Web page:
Safety of Vaccine for Young Girls Questioned

August 20, 2009

By Angie Moreschi:

What’s a parent to do? All you want is to protect your children. So, you listen to the experts about how this new vaccine, Gardasil, will protect your daughter against cervical cancer. You watch all the glitzy commercials saying it’s the thing to do.  And now this. Click here to watch the video and learn more.

Mothers and fathers  who’ve struggled with whether to have their daughters vaccinated with the new cervical cancer vaccine Gardasil are getting a dose of caution. A new study in the Journal of the American Medical Association raises questions about the drug’s safety. The vaccine has been linked to 32 deaths, although not confirmed as the official cause.  It’s been approved for girls and young women ages 9 to 26 and has been given to more than seven million nationwide.

Risk v. Benefit

JAMA takes a look at the risks and benefits of the vaccine, which is touted to protect against four strains of the human papillomavirus (HPV). HPV is the most common sexually transmitted disease and is the major cause of cervical cancer, which kills about 250,000 women worldwide each year.

The study reports the most common and serious complications after receiving the vaccine were fainting spells, neurological problems and increased risk for potentially fatal blood clots. It also questions whether any risk is acceptable when giving the vaccine to perfectly healthy girls for a disease that can be prevented through screening.

This comes after an all out push to rush this vaccine to market.  The Centers for Disease Control has recommended the vaccine for girls starting at age 11, and Merck, the maker of the vaccine, has rolled out a sophisticated public relations campaign with TV commercials and magazine ads to promote the vaccine.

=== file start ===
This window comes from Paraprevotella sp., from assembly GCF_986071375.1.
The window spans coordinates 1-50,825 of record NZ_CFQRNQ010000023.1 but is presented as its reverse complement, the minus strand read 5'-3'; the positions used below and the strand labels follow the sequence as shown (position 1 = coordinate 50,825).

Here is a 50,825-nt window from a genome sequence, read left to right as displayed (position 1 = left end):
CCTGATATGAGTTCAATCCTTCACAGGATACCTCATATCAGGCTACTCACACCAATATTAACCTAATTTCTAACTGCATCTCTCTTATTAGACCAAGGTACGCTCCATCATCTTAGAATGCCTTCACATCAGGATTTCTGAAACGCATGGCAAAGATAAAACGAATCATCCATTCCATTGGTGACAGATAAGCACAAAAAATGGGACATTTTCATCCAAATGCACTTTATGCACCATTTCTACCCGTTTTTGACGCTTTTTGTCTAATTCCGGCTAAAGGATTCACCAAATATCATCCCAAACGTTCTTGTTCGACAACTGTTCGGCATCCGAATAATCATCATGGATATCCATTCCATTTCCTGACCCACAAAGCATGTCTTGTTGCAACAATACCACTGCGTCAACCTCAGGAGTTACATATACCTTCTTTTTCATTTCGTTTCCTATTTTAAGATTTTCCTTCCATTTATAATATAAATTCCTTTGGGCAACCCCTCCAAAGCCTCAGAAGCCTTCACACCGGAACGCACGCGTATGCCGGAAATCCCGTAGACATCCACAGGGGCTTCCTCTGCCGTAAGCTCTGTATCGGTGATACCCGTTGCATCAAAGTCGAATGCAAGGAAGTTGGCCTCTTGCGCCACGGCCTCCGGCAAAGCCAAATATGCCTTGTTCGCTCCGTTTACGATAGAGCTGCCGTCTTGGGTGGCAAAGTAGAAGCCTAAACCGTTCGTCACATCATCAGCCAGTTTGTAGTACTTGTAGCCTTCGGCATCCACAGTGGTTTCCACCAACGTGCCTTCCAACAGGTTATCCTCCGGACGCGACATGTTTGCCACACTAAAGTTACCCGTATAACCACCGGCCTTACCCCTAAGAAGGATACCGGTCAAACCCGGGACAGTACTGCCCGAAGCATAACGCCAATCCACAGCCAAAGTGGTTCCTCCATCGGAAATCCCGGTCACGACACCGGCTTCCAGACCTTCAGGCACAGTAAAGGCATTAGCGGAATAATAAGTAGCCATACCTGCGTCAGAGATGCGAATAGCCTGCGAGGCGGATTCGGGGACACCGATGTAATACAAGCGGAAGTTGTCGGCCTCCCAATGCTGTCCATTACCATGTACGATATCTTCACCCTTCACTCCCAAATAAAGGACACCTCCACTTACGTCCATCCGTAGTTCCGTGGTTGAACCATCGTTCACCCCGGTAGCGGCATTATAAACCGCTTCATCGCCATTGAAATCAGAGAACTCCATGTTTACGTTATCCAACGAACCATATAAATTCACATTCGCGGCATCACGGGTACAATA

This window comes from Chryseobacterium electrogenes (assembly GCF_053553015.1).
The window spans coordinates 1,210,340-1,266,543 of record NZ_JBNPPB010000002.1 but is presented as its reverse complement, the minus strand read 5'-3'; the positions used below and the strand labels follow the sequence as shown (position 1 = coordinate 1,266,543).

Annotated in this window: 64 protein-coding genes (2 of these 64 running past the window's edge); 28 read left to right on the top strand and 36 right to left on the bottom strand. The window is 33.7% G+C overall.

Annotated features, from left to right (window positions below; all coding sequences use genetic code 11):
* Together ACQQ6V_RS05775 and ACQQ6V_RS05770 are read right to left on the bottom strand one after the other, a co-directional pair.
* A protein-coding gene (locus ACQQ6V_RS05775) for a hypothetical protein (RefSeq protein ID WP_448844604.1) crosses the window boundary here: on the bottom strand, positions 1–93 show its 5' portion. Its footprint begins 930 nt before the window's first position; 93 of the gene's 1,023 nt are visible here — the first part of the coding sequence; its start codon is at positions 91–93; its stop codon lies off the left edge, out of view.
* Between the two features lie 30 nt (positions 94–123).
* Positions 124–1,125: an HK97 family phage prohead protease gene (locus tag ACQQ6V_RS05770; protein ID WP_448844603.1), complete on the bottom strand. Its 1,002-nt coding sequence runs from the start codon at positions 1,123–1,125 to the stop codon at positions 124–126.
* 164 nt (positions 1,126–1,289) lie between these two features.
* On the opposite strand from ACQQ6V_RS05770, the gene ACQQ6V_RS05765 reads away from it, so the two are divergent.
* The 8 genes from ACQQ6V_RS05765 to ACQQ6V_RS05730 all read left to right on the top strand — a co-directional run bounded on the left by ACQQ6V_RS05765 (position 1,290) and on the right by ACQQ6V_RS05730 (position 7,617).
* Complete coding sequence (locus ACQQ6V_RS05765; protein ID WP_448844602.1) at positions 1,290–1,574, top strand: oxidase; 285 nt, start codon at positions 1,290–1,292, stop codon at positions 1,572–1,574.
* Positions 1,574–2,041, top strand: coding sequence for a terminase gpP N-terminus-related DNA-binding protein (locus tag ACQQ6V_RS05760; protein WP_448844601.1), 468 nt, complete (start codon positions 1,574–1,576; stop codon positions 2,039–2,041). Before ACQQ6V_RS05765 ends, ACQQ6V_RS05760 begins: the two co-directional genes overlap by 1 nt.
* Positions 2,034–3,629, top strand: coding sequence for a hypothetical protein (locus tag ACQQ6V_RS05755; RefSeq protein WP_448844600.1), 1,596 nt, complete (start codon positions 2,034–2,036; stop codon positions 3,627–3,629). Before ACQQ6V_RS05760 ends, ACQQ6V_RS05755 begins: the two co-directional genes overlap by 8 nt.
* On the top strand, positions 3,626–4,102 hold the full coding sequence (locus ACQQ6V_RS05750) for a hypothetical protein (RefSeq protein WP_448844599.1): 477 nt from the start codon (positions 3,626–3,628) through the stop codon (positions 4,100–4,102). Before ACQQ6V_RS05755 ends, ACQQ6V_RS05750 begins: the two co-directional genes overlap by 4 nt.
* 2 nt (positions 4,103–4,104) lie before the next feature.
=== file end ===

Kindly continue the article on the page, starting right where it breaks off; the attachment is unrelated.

Is it worth it?

With serious safety concerns still in question, it seems irresponsible to push this vaccine on young children. Consider especially that HPV is a sexually transmitted disease, so if a young woman is not sexually active, she is not at risk.  That means suggesting girls as young as age 9 get the vaccine is absurd. There’s always the exception, but there aren’t too many 9 years olds having sex, even in this day and age.

ABC News reported on the controversy (watch the video above) and ABC News Chief Medical Editor Dr. Timothy Johnson said he would encourage parents to learn more about the shot before getting their daughters vaccinated.

The Gardasil vaccine requires a series of three shots within 18-months.  No doubt, most frustrated and most confused right now are those parents whose daughters have gotten one or two doses.  Now what do you do?

You can take small comfort in the fact that the study also says the vaccine’s safety record appears to be in line with that of other vaccines. Of course, that comfort goes out the window if your daughter has a problem.

This is truly a cautionary tale for society to slow down before rushing drugs to market, without thorough safety evaluations.